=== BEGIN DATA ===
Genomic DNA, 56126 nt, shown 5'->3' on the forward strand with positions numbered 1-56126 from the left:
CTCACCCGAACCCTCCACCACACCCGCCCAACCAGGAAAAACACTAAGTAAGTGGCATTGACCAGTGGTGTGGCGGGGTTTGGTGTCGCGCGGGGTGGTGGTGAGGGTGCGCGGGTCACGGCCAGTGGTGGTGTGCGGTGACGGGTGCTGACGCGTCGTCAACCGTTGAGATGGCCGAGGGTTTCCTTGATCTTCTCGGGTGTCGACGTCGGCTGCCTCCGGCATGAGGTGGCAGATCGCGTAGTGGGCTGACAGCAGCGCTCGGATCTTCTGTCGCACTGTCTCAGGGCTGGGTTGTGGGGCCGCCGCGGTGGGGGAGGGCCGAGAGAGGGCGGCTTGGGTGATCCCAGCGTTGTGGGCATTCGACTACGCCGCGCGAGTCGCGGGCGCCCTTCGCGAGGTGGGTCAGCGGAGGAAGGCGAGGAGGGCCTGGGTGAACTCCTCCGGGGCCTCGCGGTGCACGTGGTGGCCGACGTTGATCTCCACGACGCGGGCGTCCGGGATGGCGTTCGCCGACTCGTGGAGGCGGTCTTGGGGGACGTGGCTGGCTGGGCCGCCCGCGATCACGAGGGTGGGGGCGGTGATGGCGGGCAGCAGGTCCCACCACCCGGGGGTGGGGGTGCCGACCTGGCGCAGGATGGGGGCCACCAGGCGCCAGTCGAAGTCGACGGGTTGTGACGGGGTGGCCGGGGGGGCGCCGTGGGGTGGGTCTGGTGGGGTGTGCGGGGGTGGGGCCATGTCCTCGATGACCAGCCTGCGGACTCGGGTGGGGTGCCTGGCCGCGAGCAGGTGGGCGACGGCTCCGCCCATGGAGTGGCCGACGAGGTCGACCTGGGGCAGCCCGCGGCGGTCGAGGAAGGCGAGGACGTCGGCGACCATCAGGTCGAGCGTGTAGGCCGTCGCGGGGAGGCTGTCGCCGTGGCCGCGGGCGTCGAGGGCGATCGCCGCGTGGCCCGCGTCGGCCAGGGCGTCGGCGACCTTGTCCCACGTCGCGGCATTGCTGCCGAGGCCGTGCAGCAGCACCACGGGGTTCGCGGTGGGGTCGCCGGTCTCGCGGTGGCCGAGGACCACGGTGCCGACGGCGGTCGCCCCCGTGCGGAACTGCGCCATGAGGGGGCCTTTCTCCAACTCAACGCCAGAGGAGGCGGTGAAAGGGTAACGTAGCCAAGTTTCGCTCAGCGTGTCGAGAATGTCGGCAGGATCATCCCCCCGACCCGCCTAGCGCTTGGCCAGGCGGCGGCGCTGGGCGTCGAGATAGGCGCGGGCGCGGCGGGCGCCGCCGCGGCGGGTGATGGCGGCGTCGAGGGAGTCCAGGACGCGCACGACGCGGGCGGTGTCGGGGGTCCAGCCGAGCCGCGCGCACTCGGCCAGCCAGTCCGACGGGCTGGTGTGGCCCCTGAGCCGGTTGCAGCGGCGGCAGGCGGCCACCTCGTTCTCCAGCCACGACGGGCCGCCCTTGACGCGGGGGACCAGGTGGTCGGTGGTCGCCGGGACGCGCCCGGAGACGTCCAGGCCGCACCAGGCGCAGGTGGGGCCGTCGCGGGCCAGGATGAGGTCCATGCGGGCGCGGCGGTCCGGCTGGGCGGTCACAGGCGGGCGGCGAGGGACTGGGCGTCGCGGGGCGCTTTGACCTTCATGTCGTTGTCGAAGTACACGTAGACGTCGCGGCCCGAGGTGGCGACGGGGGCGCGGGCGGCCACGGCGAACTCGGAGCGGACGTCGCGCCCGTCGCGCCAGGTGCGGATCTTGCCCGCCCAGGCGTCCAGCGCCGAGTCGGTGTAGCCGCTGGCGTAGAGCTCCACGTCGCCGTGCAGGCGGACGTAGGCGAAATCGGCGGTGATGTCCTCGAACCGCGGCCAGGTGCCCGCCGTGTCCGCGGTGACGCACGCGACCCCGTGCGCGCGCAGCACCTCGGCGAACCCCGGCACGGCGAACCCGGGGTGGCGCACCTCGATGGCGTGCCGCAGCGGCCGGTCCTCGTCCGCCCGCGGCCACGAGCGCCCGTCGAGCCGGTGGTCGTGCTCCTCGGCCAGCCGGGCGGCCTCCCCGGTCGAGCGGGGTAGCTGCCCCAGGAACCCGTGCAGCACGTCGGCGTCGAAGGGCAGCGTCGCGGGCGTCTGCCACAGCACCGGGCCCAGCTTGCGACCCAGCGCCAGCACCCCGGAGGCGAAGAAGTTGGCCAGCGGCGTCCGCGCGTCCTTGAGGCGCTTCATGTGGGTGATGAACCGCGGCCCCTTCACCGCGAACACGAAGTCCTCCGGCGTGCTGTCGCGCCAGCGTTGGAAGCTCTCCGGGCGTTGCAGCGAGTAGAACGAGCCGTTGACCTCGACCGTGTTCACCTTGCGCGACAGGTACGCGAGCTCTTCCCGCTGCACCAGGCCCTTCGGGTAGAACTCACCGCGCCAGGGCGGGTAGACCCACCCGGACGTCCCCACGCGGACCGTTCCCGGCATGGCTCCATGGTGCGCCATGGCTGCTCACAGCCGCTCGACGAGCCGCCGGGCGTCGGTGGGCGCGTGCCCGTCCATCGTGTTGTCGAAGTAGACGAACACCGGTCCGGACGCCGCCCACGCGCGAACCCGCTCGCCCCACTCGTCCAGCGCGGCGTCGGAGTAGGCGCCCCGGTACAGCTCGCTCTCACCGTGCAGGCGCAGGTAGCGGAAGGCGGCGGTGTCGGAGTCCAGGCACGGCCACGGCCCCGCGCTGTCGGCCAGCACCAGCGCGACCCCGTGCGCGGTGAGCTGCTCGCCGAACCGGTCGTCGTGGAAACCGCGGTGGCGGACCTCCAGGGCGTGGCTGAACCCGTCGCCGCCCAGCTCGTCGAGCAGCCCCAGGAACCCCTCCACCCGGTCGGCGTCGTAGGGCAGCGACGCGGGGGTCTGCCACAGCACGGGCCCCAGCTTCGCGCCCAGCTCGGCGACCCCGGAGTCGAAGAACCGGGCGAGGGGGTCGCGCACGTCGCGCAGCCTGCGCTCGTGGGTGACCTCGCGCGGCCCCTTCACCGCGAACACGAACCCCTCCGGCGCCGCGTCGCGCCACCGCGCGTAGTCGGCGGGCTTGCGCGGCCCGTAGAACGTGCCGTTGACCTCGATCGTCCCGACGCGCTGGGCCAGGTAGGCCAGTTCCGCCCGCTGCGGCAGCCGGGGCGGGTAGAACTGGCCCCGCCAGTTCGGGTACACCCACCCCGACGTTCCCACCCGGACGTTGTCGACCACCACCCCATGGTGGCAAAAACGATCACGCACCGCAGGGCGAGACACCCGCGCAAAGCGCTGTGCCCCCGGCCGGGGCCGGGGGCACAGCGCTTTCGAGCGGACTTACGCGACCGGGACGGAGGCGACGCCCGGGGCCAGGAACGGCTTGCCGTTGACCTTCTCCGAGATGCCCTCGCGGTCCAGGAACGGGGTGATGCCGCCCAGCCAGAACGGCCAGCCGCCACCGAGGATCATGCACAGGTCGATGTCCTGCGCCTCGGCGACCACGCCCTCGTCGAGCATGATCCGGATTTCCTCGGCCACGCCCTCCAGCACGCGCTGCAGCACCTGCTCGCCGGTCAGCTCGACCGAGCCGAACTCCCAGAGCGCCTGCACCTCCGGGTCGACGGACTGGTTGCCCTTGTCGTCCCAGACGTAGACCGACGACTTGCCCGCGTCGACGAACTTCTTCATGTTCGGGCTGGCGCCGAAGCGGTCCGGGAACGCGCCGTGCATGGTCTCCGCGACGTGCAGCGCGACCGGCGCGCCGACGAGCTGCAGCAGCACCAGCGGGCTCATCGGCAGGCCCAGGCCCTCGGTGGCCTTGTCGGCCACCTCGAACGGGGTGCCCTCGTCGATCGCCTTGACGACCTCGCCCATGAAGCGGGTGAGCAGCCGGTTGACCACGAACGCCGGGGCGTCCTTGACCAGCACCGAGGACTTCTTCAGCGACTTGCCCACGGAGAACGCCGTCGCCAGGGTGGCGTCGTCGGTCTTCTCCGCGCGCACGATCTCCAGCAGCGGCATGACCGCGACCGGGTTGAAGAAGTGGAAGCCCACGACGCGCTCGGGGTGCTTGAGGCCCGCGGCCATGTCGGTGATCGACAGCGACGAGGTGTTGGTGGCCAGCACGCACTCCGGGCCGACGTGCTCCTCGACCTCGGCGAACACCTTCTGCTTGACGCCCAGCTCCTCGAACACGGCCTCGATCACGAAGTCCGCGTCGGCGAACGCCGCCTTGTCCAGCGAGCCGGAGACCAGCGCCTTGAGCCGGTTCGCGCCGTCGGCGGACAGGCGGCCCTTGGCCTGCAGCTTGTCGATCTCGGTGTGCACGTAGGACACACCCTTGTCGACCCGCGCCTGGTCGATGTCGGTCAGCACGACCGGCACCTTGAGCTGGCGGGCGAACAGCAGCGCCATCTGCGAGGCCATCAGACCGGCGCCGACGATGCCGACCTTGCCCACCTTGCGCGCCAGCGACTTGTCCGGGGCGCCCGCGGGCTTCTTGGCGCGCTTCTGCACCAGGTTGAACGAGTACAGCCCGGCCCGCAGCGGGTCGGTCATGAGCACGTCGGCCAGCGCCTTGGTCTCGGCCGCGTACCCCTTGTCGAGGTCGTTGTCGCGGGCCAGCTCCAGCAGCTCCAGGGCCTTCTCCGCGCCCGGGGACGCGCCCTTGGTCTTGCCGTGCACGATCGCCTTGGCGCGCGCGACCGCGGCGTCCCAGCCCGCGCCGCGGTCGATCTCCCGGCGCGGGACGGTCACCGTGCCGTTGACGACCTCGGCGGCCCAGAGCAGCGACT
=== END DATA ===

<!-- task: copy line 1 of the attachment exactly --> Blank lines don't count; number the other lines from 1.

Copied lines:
Genomic DNA, 56126 nt, shown 5'->3' on the forward strand with positions numbered 1-56126 from the left: